dsc9w at avery.med.Virginia.EDU
Tue Dec 10 22:22:36 EST 1996
stephan at psych.ucla.edu writes:
> Yes, the good humor of this all is that MPTP, the toxin accidentally
> produced in SF by drug "designers" making synthetic heroin and which
> produces a severe Parkinson's syndrome, was actually developed by
> Gulf chemical as a pesticide named Cyperquat. It was never marketed,however,
> because if lethal effects in animals. The reason Paraquat and Diquat
> have generated interest is because they are chemically very similar --
> but, as far as I know, this isn't very interesting because they dont
> produce Parkison's in animal models the way MPTP (and MPP+, which is
> the active metabolite) does.
> THe "cause" of most Parkinson's is not known <called "idiopathic" for,
> my doctor is an idiot who likes big words :) JK! >
> There are several theories, most
> of which are ENVIRONMENTAL, not genetic. Most genetic theories of Parkinson's
> emphasize increased susceptibility to the environmental agents for one
> reason or another, although some people believe that there is purely
> genetic Parkinson's.
There is loads of evidence that the vast majority of
Parkinson's disease (PD) is genetic.
Autosomal dominant forms of PD have been demonstrated, but the
inheritance of most cases looks "sporadic". Recent evidence
has shown that these cases can often be interpreted as actually being
maternal (ie, mitochondrial).
Mitochondrial defects in the electron transport chain protein
complex I have long been known to characterize PD (Parker et
al), and these defects are systemic, not just in the
dopaminergic (DA) cells of the substantia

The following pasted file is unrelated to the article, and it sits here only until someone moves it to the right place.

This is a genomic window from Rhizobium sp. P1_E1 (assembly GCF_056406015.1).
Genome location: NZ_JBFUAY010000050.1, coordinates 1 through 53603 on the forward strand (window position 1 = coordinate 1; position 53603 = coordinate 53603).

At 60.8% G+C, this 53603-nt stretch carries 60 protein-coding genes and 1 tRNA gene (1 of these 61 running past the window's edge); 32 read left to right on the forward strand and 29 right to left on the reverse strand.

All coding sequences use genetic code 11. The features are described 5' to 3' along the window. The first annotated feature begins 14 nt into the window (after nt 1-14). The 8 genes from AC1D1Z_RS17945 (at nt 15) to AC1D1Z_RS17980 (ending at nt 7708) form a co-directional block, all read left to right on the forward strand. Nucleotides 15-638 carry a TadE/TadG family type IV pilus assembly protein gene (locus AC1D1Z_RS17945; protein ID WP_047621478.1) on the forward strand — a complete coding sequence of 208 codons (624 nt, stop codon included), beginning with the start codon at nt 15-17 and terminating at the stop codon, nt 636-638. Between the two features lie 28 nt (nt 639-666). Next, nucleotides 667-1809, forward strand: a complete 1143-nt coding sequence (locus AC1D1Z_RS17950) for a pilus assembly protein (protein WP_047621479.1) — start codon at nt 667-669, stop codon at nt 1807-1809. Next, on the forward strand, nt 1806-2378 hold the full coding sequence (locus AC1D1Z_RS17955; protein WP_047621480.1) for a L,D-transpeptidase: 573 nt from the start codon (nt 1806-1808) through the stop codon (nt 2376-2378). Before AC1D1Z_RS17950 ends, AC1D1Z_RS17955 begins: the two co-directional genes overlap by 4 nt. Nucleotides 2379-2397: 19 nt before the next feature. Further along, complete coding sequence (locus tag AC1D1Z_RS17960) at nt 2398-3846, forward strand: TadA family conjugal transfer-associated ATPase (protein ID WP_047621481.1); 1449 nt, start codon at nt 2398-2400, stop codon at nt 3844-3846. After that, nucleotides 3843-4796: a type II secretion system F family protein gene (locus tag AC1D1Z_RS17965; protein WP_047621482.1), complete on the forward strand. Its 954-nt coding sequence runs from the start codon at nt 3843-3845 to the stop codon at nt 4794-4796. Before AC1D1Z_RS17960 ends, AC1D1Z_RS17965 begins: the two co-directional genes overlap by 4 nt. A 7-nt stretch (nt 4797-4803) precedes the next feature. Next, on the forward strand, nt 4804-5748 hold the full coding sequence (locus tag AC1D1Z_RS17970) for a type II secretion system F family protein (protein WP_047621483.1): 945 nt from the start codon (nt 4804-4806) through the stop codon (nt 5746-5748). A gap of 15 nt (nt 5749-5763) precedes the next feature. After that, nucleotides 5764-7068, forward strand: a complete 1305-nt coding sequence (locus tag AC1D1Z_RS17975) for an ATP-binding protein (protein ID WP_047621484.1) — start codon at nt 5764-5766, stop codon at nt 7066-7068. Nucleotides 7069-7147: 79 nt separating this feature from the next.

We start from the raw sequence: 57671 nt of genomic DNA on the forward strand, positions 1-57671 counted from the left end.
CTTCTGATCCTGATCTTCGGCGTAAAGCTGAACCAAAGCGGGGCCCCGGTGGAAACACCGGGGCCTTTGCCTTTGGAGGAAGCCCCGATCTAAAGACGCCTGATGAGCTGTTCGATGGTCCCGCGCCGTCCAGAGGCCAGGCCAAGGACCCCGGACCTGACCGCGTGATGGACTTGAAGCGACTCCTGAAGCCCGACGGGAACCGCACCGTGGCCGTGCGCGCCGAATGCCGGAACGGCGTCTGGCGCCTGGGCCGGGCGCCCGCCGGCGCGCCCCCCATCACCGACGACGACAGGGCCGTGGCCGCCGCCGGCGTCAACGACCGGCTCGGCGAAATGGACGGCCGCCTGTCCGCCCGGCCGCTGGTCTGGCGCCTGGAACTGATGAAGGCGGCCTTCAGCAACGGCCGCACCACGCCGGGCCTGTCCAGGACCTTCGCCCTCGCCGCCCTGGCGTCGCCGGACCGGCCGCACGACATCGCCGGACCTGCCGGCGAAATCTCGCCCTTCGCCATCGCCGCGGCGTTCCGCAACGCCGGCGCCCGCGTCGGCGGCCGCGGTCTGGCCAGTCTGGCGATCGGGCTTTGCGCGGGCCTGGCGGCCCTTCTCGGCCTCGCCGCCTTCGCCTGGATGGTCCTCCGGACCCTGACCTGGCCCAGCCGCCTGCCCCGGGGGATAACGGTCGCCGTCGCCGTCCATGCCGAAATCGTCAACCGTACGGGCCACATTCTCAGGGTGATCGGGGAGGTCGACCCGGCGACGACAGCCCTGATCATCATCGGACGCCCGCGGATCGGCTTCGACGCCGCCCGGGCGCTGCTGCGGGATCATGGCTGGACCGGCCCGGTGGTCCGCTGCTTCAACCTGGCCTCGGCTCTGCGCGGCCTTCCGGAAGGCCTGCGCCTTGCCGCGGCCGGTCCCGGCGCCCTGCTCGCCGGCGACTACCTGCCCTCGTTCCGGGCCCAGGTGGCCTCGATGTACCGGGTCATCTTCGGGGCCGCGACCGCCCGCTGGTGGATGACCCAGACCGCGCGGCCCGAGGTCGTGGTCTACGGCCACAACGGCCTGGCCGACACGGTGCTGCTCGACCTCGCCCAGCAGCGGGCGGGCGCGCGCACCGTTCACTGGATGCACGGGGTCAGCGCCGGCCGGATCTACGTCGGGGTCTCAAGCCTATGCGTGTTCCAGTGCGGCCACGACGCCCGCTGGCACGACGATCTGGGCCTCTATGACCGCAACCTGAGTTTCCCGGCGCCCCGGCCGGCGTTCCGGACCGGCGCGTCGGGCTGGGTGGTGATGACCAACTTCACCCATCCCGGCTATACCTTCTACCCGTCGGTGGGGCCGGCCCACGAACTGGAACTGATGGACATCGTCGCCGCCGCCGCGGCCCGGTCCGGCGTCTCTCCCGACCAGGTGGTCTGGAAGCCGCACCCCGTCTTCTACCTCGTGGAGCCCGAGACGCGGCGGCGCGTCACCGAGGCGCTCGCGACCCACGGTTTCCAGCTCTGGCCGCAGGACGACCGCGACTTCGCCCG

nigra (SN, the locus for degeneration in PD), consistent with
inheritance (but also with a toxin etiology).
Significantly, mitochondrial DNA (mtDNA)deletions and point mutations
have been demonstrated to be associated with PD (see papers by Ikebe,et al)
and it also is known that the complex I defect transfers
with mtDNA(Swerdlow et al), confirming its genetic etiology.
These mutations are thought to impair electron transport,
inhibiting ATP production, and generating free radicals, both
of which may be toxic to the cells. The reason the SN
selectively dies in PD is most likely due to the high
concentrations of Fe and neuromelanin (not melatonin!) in the
SN, both of which generate free radicals, as does the oxidative
metabolism of DA itself. Free radical markers of damage to
proteins, lipids and DNA (nitrotyrosine, lipid peroxides,
and deoxyguanosine, res.) are increased in PD tissues (again,
not just brain). These effects ultimately lead to cell death,
probably through the apoptotic cascade.
>The only two confirmed causes of Parkinson's are both
> 1. one type of encephalitis virus
> 2. MPTP. The exact mechanism of MPTP toxicity is not known, except as
> follows. MPTP is converted to MPP+ in melatonin cells (the black ones)
> in the nigra, and then secreted where it is taken up by DA cells
> and kills them. THe likely mechanism is that mitochondria are poisoned,
> by messing up their ability to store calcium. Because MPTP relies
> on melatonin cells, it doesn't work in rats (which do not have black
> nigras) but it MPP+ works fine.
No. The mechanism of MPTP is well established--it's active
metabolite, MPP+ (produced in astrocytes NOT in "melatonin cells"
--which exist only in the pineal gland--diffuses into the
surrounding intercellular space and is uptaken by all cells,
but selectively concentrated in DA-neurons via the DA reuptake
transporter) inhibits complex I of the ETC--causing free
radical production, etc. It also probably messes up calcium
buffering too, which may contribute to apoptosis (see the
BTW, the nigral cells are black because one of the products of
DA-metabolism is melanin (not melatonin, but the same stuff in
melanocytes, the pigmented cells in your skin which give rise
to moles and melanomas), which accumulates in
the nigra with aging and is thought to contribute to its
degeneration via enhanced free-radical gereration.
> (3) I think there is a recent report of confirmed genetic Parkinson's,
> I wouldn't necessarily take this too seriously, since the question is
> what proportion of the disease is caused by what, not whether or not
> genetic causes MAY exist. This is similar to cancer, where although
> genetic causes do exist for some cancers, for the most part genetic
> contributions to cancer etiology are relatively small. This may or
> may not be the case with Parkinson's, but based on animal studies